Tuesday, August 27, 2013

Reclaim Deaf Power: Interpreters

I saw a post on facebook through Facundo Element; they suggest a fantastic idea: a website to evaluate ASL interpreters and interpreting agencies.

I think this is a fantastic idea because, unfortunately, when it comes to interpreters, we aren't the consumers. The consumers are the colleges or employer who pays for the interpreter. The agency creates a contract with those employers, and interpreters show up to work with the Deaf client. But how much say do Deaf clients have in who they work with? What happens when the interpreter isn't doing too well?

Theoretically, a student ought to be able to complain and tell their college or employer the interpreter's not qualified. Theoretically, you ought to be able to change that interpreter. Practically, however, agencies etc. create contracts with specific services. Often they look for the cheapest possible, and don't want to give this cheapness up.

I remember in college earning my BA I was called into a provost's office and asked to teach other students fingerspelling. They were having problems finding interpreters for chemistry. I protested, successfully, but I was so amazed they'd stoop so low to save a few bucks. (Imagine taking organic chemistry and having lectures.... spelled.)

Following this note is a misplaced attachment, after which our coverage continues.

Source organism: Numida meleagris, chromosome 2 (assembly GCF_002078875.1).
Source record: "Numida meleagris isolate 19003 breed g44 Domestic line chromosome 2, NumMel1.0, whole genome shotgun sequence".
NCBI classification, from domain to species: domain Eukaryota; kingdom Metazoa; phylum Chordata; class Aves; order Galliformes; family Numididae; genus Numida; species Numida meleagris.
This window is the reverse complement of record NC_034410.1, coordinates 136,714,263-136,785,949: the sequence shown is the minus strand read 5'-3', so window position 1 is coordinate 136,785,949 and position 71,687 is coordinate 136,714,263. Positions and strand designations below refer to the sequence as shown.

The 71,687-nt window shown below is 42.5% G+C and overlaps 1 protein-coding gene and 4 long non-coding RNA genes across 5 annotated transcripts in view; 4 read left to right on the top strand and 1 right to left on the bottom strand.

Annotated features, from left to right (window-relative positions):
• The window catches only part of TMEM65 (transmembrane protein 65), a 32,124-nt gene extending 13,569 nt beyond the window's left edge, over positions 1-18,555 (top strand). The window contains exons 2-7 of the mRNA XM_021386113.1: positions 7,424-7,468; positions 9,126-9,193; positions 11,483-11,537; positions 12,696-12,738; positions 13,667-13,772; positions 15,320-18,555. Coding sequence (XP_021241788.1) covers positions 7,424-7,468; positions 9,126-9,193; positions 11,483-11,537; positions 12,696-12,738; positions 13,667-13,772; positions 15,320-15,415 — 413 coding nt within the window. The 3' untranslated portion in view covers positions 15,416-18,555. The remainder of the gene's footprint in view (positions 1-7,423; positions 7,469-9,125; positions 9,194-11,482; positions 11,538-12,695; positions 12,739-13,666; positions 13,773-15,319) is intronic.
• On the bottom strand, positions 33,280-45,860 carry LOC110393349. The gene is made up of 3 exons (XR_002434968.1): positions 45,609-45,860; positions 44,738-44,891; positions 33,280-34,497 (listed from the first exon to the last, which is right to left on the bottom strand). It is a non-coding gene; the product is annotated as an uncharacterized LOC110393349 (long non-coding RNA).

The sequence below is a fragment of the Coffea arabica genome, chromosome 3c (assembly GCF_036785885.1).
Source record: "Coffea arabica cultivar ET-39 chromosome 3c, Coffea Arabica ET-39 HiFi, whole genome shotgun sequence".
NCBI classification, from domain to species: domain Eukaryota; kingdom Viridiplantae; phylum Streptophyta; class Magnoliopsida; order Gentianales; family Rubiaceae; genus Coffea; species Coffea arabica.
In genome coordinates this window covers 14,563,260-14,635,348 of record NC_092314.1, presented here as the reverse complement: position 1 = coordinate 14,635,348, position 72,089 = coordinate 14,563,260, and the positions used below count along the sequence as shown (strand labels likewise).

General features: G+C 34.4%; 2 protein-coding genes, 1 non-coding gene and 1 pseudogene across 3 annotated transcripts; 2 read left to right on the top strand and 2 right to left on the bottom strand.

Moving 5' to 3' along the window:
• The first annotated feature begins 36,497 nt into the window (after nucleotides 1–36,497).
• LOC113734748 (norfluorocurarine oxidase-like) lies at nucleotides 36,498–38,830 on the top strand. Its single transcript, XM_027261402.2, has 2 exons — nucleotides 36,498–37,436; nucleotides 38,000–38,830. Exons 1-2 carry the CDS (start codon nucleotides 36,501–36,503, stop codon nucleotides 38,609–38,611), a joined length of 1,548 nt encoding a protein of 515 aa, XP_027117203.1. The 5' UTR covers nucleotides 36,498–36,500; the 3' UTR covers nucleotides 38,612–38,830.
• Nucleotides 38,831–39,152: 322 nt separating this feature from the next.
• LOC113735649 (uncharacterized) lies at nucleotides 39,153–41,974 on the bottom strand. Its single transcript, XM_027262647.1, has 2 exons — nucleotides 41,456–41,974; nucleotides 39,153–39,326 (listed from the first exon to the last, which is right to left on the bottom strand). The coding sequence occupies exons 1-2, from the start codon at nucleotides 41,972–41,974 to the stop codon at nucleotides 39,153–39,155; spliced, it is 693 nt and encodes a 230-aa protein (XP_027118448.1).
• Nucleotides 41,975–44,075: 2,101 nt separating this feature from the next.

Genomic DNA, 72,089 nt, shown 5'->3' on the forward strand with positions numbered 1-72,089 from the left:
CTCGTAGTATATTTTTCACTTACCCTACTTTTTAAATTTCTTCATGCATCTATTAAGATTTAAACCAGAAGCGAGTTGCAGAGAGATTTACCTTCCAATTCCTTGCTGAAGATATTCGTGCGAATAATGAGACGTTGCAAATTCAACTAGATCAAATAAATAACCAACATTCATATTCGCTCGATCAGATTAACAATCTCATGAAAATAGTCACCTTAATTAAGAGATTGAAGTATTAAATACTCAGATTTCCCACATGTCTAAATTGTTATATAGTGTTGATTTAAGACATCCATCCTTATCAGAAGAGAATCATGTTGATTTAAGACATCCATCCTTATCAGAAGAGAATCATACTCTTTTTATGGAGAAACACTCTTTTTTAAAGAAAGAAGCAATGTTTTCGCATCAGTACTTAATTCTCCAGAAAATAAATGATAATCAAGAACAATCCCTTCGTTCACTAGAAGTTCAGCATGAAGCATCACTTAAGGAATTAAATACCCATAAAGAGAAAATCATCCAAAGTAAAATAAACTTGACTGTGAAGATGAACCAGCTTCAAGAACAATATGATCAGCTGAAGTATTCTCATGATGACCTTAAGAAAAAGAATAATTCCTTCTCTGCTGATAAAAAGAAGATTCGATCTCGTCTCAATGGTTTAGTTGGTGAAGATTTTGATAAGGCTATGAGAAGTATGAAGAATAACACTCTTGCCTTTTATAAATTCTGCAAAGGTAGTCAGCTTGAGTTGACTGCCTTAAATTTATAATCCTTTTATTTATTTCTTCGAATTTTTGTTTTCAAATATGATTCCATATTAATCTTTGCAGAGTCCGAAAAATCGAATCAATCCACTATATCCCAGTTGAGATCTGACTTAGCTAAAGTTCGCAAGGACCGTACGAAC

Another time, ten years or so later while getting my Master's in New York, two interpreters I worked with sadly told me they'd have to stop. They were amazing, highly qualified, but their agency hadn't paid them for two solid months. I complained to the administration, but the hiring of those interpreters was subject to contract with the specific agency. I might have been able to steer them to a reputable agency who treated both clients and interpreters well, but we both lost that opportunity.

The point is there's a missing link in the consumer chain. I think it's time for Deaf people to reclaim their power: we need some medium for evaluating interpreters and especially their agencies. A professional website with professional, polite but honest reviews could make this happen, and go some way to repairing the missing link.



Bobby Cox said...

Agreed. Did you talk to Adam about FYI, Find Your Interpreter? We actually were on the path to setting up an review website 5-6 years ago :)

ninefingers said...

We've spoken about it. Seems like a tough thing to keep going...

Anonymous said...

I love this idea. So many things happened in my life were disrupted because interpreter(s) were not qualified enough. For example, the high school interpreters were not competent for all of my Biology and Chemistry classes - so, this is what I came up with (after hassling with my school's administration): I tape-recorded my teacher's lectures and my parents listen & write the whole lecture down for me - every single night - five nights a week - for four years!

I realize that interpreters need their jobs, they need to begin somewhere and all that... but we Deafies do need our information! Why should we pay a high price while we're waiting for the interpreters to be proficient?